Or is it? Just because a particular genre that you need to play - for whatever period, be it just a jam session, or a lifelong career in Mike Dirnt's case - requires you to stay in a certain niche and re-use certain "cliches," does limiting yourself to such standards actually make you a better musician? If you're not able to do your own thing out of it - all the while respecting such fundamentals, is there anything special about you at all, and so, is there anything interesting about your musical abilities?
If I stay in the rock dominion for the purpose of keeping this article short, I can still come up with several examples of musicians who have been able to showcase brilliant elements of their musicianship into songs which are inherently pretty simple and "mainstream-friendly," to say the least.
Let's quote a band. One of my favourite acts of all time, Deep Purple. If you break down most of their well-known songs, you'll notice that they are quite simplistic in terms of melody and diatonic construction - just like most rock songs, actually. Yet this band has been able to let each of its musicians express their own personal thing and perform elements of their own musicianship, thus making the songs and the band unique, and admired by critics, musicians, and casual listeners alike.
Let's quote a guitar player - we're on a guitar website, aren't we? Jimi Hendrix. He started up as a blues and rock player, but the man was able to give a great harmonic content to what those genres' niches have been so far. He included jazz chords to pop progressions and gave a tortured yet expressive feel to traditional blues soloing licks. To say that good old Jimi left its mark on both his musician peers and generations of listeners would be an understatement.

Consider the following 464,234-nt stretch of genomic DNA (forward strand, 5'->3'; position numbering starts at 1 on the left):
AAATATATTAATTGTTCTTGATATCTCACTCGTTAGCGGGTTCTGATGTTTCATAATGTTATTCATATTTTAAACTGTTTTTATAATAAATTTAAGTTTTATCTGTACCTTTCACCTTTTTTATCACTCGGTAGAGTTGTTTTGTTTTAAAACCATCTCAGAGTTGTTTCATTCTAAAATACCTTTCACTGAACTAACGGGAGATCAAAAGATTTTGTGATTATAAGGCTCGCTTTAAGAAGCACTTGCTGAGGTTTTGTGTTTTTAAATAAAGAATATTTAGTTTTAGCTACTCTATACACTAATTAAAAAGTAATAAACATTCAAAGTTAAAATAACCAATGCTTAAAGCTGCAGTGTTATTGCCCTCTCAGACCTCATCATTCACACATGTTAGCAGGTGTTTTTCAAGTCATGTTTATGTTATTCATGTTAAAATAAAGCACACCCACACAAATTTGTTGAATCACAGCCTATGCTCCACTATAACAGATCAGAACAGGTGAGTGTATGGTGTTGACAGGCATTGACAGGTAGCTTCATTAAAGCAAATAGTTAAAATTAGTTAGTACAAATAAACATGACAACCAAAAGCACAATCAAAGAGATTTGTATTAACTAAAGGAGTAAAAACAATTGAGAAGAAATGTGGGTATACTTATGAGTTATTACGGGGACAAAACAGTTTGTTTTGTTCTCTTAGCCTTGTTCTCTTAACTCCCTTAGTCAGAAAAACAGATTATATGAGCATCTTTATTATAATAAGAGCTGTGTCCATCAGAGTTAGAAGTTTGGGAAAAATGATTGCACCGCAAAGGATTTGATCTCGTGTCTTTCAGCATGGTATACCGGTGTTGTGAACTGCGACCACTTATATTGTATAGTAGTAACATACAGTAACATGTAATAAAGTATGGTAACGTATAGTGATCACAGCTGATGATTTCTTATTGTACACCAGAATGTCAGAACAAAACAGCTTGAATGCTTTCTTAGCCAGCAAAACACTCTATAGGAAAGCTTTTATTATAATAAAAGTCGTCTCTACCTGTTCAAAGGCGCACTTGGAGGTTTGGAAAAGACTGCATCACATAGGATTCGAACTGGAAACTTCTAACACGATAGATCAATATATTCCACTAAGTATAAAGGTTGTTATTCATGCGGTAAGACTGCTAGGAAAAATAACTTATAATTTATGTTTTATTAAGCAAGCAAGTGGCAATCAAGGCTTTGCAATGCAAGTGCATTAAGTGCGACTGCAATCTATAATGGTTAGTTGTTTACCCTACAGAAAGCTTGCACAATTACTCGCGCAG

Let's quote a bass player - after all, I titled this article and started this reflexion because of a bass player. Allow me to choose my own personal favourite bassist, a legend named T. M. Stevens. He's mostly known as a session man, having worked with international acts such as Miles Davis, Billy Joel, Joe Cocker, Steve Vai, James Brown or Cyndi Lauper, just to name a few. He also recorded several funk metal albums. On these records, most of the songs have typical metal or rock chord progressions, yet he is always using a very distinctive bass playing style over them, mixing distortion to crazy slap beats and keyboard-like harmonic chords. His solos are also impressive too, fast and jazzy - it might be an influence from his early jazz gigs and maybe his unreleased sessions with Miles Davis.
Unfortunately, Stevens never enjoyed the same success as the other two acts I listed above, but still, he created himself a strong identity over a genre that was already established, and he is often quoted as a world class player.
In that regard, I think I would personally stick with the second point of view. Even if I was genuinely impressed by what Mike Dirnt was able to do in a video that wasn't even 3 minutes long, I still consider that he is not that great of a musician to begin with. Sure, he did his job okay, suited the style of his band, and kept the same quality of playing for years of touring and recording. Yet, he kept the thing simple to the point where his bass lines showcase no identity or musicianship, and could have been written by any other punk bass player. Thus, there is nothing memorable about those bass lines and the bass player behind them.
Of course, this is just my opinion on the matter, and I barely brushed the two sides of the question. Please share and comment, guys. Take care of yourselves, and play some more music.